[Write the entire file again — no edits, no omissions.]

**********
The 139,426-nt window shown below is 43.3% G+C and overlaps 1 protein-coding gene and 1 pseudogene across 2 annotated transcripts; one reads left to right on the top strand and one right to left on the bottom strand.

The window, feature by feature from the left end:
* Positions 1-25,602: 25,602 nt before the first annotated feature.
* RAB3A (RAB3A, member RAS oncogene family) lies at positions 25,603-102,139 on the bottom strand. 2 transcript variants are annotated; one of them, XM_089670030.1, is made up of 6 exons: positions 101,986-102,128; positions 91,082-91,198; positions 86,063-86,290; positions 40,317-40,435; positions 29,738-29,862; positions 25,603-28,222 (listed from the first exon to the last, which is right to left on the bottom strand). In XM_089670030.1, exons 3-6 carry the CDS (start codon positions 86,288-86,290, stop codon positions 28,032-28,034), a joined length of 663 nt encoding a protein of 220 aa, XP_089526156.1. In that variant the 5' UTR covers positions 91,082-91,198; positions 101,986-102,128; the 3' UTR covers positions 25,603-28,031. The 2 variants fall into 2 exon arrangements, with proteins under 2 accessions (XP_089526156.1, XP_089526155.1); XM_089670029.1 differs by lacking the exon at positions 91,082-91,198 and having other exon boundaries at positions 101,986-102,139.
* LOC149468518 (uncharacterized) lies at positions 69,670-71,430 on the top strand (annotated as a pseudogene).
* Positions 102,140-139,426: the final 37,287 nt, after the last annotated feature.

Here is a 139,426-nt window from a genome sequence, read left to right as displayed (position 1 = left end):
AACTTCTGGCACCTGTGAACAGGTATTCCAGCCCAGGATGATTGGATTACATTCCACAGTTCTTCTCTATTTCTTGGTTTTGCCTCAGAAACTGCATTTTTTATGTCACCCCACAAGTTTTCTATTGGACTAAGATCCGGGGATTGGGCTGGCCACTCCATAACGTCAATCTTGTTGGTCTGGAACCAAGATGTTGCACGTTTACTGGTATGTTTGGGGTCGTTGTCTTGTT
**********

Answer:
The 139,426-nt window shown below is 43.3% G+C and overlaps 1 protein-coding gene and 1 pseudogene across 2 annotated transcripts; one reads left to right on the top strand and one right to left on the bottom strand.

The window, feature by feature from the left end:
* Positions 1-25,602: 25,602 nt before the first annotated feature.
* RAB3A (RAB3A, member RAS oncogene family) lies at positions 25,603-102,139 on the bottom strand. 2 transcript variants are annotated; one of them, XM_089670030.1, is made up of 6 exons: positions 101,986-102,128; positions 91,082-91,198; positions 86,063-86,290; positions 40,317-40,435; positions 29,738-29,862; positions 25,603-28,222 (listed from the first exon to the last, which is right to left on the bottom strand). In XM_089670030.1, exons 3-6 carry the CDS (start codon positions 86,288-86,290, stop codon positions 28,032-28,034), a joined length of 663 nt encoding a protein of 220 aa, XP_089526156.1. In that variant the 5' UTR covers positions 91,082-91,198; positions 101,986-102,128; the 3' UTR covers positions 25,603-28,031. The 2 variants fall into 2 exon arrangements, with proteins under 2 accessions (XP_089526156.1, XP_089526155.1); XM_089670029.1 differs by lacking the exon at positions 91,082-91,198 and having other exon boundaries at positions 101,986-102,139.
* LOC149468518 (uncharacterized) lies at positions 69,670-71,430 on the top strand (annotated as a pseudogene).
* Positions 102,140-139,426: the final 37,287 nt, after the last annotated feature.

Here is a 139,426-nt window from a genome sequence, read left to right as displayed (position 1 = left end):
AACTTCTGGCACCTGTGAACAGGTATTCCAGCCCAGGATGATTGGATTACATTCCACAGTTCTTCTCTATTTCTTGGTTTTGCCTCAGAAACTGCATTTTTTATGTCACCCCACAAGTTTTCTATTGGACTAAGATCCGGGGATTGGGCTGGCCACTCCATAACGTCAATCTTGTTGGTCTGGAACCAAGATGTTGCACGTTTACTGGTATGTTTGGGGTCGTTGTCTTGTT